Of academic hospital medicine programs, 79% are run by men, Johns Hopkins researchers report in a new paper published March 3 in the Journal of General Internal Medicine, and male hospitalist leaders are more likely to have attained the rank of full professor than women leaders. (2020-06-25)

Randomly selecting leaders could prove to be a remedy for hubris
History shows us that power tends to corrupt; a team of Swiss and German researchers have recently examined historical examples of large-scale business fraud and misconduct at the highest-levels of government in order to highlight how leaders sometimes lose all sense of morality. Inflicting serious harm on their company or society in this new study in The Leadership Quarterly, published by Elsevier. (2020-05-13)

Could hotel service robots help the hospitality industry after COVID-19?
A new research study, investigating how service robots in hotels could help redefine leadership and boost the hospitality industry, has taken on new significance in the light of the seismic impact of the Covid-19 outbreak on tourism and business travel. The study by academics at The University of Surrey and MODUL University Vienna focuses on how HR experts perceive service robots and their impact on leadership and HR management in the hotel industry. (2020-05-06)

New mathematical model can more effectively track epidemics
As COVID-19 spreads worldwide, leaders are relying on mathematical models to make public health and economic decisions. A new model developed by Princeton and Carnegie Mellon researchers improves tracking of epidemics by accounting for mutations in diseases. Now, the researchers are working to apply their model to allow leaders to evaluate the effects of countermeasures to epidemics before they deploy them. (2020-03-25)

Researchers identify commonly overlooked key attributes of effective leaders
Two leadership experts looked at the underlying processes that contribute to leaders' decision-making and behavior: their mindsets (2020-02-05)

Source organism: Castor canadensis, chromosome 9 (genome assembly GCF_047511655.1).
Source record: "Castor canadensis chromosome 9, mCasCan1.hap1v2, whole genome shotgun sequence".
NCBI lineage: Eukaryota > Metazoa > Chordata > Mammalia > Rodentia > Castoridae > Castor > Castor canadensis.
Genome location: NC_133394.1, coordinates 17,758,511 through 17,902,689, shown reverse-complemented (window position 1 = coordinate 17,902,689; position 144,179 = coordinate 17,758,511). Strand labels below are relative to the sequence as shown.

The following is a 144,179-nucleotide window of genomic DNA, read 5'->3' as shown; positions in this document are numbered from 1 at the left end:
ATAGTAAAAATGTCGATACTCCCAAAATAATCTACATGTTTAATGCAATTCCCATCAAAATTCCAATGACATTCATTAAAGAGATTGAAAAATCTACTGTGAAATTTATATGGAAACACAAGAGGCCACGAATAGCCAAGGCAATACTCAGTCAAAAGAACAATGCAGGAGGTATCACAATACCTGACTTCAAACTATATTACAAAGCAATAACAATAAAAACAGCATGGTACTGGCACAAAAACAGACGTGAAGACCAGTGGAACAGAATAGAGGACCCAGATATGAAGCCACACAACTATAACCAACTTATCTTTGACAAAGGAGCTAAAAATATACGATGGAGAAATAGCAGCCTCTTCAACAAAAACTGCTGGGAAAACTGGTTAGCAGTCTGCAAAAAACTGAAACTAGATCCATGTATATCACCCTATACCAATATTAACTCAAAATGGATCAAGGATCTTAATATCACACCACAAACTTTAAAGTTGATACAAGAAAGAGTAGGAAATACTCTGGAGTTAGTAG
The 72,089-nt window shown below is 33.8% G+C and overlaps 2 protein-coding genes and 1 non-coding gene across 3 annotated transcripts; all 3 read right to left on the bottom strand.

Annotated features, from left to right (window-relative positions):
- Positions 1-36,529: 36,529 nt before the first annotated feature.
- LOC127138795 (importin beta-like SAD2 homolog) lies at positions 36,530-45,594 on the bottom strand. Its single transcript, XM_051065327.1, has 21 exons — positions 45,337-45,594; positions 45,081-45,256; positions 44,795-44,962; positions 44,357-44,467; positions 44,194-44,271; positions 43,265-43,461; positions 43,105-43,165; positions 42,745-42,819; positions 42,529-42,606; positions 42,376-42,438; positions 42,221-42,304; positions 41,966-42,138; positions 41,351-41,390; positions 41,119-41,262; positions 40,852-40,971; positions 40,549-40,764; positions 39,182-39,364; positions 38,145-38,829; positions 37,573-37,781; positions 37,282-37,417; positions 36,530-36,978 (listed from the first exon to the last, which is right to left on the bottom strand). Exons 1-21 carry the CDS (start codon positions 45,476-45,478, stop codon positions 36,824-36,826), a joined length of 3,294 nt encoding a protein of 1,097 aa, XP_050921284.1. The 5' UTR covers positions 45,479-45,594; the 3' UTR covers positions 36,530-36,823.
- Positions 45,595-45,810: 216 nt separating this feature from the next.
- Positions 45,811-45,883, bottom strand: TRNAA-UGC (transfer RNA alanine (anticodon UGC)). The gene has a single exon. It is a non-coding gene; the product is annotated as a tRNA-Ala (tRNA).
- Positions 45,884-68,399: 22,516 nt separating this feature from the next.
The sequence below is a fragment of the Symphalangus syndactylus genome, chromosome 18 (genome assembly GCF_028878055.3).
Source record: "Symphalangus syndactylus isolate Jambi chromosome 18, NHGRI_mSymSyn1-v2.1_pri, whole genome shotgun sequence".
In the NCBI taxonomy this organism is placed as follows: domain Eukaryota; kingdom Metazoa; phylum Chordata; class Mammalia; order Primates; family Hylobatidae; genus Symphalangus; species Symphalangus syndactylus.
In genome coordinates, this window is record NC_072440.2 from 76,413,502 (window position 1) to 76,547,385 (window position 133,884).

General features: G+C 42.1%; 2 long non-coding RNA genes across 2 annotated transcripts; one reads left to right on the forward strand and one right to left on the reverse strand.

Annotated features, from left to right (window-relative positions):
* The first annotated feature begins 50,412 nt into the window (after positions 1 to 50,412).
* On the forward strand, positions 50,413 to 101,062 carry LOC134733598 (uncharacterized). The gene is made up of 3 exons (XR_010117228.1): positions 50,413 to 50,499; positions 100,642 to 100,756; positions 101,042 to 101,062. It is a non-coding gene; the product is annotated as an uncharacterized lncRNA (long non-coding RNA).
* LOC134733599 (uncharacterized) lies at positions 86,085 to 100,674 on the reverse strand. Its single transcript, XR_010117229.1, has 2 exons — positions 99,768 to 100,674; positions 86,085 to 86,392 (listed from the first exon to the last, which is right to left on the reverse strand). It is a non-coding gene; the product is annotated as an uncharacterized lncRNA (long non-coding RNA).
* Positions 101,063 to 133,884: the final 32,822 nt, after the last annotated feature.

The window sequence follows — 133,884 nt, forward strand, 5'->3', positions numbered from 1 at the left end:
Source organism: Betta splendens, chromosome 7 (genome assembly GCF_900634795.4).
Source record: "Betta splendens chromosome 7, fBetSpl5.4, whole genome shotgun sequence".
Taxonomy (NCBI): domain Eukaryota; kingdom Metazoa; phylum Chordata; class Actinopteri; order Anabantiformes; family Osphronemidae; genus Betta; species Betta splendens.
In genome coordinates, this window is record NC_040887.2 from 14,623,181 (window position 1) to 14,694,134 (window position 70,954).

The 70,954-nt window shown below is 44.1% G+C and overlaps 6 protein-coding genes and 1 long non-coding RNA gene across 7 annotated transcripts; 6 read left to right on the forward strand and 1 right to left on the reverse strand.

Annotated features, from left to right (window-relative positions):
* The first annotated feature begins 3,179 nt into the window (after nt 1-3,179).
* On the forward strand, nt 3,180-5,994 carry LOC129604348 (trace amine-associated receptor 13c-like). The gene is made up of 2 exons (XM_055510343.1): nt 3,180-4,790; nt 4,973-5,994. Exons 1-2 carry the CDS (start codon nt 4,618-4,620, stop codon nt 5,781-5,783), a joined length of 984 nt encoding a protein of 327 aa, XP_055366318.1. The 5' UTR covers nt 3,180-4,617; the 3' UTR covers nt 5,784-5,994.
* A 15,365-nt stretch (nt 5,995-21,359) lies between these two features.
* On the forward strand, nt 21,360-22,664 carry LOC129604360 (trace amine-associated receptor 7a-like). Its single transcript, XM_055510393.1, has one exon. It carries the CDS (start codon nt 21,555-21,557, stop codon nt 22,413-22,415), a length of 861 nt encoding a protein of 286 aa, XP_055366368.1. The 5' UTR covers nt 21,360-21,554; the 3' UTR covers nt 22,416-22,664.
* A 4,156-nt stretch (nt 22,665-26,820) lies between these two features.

Study: US presidents play surprising role in driving corporate social responsibility
A president's political party plays a big role in corporate social responsibility efforts, reveals new research from San Francisco State's Lam Family College of Business. (2020-01-03)

Frequency of worship, not location, matters more when it comes to being good neighbors
Americans travel farther on average to their worship places than they did a decade ago. But while those who belong to a congregation in their neighborhood attend more often, ''worshipping local'' does not make them feel closer to their neighbors or more satisfied with the neighborhood, according to a new study by researchers at Baylor University and Calvin University. (2019-12-03)

Leadership's in the blood for tiny fish
Leadership during cooperation runs in the family for tiny fish called Trinidadian guppies, new research shows. (2019-11-20)

Government integrity holds key to tackling corporate corruption -- study
Government leaders must set a good example to the business community if they want to eliminate corporate corruption, a new study reveals. (2019-11-20)

Women CEOs judged more harshly than men for corporate ethical failures
People are less likely to support an organization after an ethical failure if the business is led by a woman, according to a study published by the American Psychological Association. However, organizations led by women endure less negative backlash for competence failures than those headed by men. (2019-10-24)

Rice study assesses college leadership training programs
A new study from psychologists at Rice University found they teach students about leadership, but additional measures are needed to evaluate how they impact students' real-life leadership skills. (2019-10-22)

Consumers trust influencers less when there is a variety of choices for a product
Consumers have been relying on opinion leader recommendations to make choices about product quality and purchases for a long time. It is even more prominent now with the prevalence of influencers on social media platforms. The problem is, when there is a wide variety of the same product, consumers question if a positive recommendation is based on quality or personal preferences. (2019-10-16)

'Hidden' data exacerbates rural public health inequities
While some of the data rural public health officials need to serve their communities and guide public health policy exists, that data is hard to access and use. University of Washington researchers conducted qualitative surveys of rural health leaders in four Northwest states to find the barriers they face. The results of their research have been published in JAMIA, and the researchers are establishing an accessible database with the tools rural officials need. (2019-08-18)

Over-sensationalized scandal can actually be a job saver for strong performing leader
A new study from the University of Notre Dame introduces the role of the 'severity gap,' showing that when media or public perceptions of a scandal outpace its actual severity, strong-performing leaders are more likely to keep their jobs. (2019-08-07)